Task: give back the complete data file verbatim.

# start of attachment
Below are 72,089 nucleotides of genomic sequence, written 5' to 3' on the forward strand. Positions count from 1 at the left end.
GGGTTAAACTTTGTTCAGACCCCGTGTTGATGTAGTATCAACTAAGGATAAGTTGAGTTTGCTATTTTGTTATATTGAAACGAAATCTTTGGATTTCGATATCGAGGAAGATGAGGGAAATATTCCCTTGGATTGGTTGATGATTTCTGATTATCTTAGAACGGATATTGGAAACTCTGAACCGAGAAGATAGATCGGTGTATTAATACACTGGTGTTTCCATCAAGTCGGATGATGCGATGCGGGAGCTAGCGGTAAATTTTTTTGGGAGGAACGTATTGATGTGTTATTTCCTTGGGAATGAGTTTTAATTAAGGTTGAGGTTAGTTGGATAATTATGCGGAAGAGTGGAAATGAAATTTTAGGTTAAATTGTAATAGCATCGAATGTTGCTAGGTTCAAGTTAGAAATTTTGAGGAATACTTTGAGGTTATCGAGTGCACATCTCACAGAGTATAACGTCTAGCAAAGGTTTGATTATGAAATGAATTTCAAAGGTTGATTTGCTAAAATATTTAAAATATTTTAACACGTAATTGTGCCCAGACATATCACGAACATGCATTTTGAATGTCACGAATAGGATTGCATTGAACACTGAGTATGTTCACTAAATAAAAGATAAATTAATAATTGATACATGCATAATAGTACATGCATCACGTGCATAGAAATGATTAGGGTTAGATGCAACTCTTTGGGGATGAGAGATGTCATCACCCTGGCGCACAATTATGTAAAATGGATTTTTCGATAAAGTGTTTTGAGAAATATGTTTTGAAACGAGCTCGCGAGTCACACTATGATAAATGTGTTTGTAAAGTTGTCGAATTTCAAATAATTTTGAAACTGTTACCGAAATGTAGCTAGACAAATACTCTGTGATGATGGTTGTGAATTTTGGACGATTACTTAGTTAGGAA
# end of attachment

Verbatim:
Below are 72,089 nucleotides of genomic sequence, written 5' to 3' on the forward strand. Positions count from 1 at the left end.
GGGTTAAACTTTGTTCAGACCCCGTGTTGATGTAGTATCAACTAAGGATAAGTTGAGTTTGCTATTTTGTTATATTGAAACGAAATCTTTGGATTTCGATATCGAGGAAGATGAGGGAAATATTCCCTTGGATTGGTTGATGATTTCTGATTATCTTAGAACGGATATTGGAAACTCTGAACCGAGAAGATAGATCGGTGTATTAATACACTGGTGTTTCCATCAAGTCGGATGATGCGATGCGGGAGCTAGCGGTAAATTTTTTTGGGAGGAACGTATTGATGTGTTATTTCCTTGGGAATGAGTTTTAATTAAGGTTGAGGTTAGTTGGATAATTATGCGGAAGAGTGGAAATGAAATTTTAGGTTAAATTGTAATAGCATCGAATGTTGCTAGGTTCAAGTTAGAAATTTTGAGGAATACTTTGAGGTTATCGAGTGCACATCTCACAGAGTATAACGTCTAGCAAAGGTTTGATTATGAAATGAATTTCAAAGGTTGATTTGCTAAAATATTTAAAATATTTTAACACGTAATTGTGCCCAGACATATCACGAACATGCATTTTGAATGTCACGAATAGGATTGCATTGAACACTGAGTATGTTCACTAAATAAAAGATAAATTAATAATTGATACATGCATAATAGTACATGCATCACGTGCATAGAAATGATTAGGGTTAGATGCAACTCTTTGGGGATGAGAGATGTCATCACCCTGGCGCACAATTATGTAAAATGGATTTTTCGATAAAGTGTTTTGAGAAATATGTTTTGAAACGAGCTCGCGAGTCACACTATGATAAATGTGTTTGTAAAGTTGTCGAATTTCAAATAATTTTGAAACTGTTACCGAAATGTAGCTAGACAAATACTCTGTGATGATGGTTGTGAATTTTGGACGATTACTTAGTTAGGAA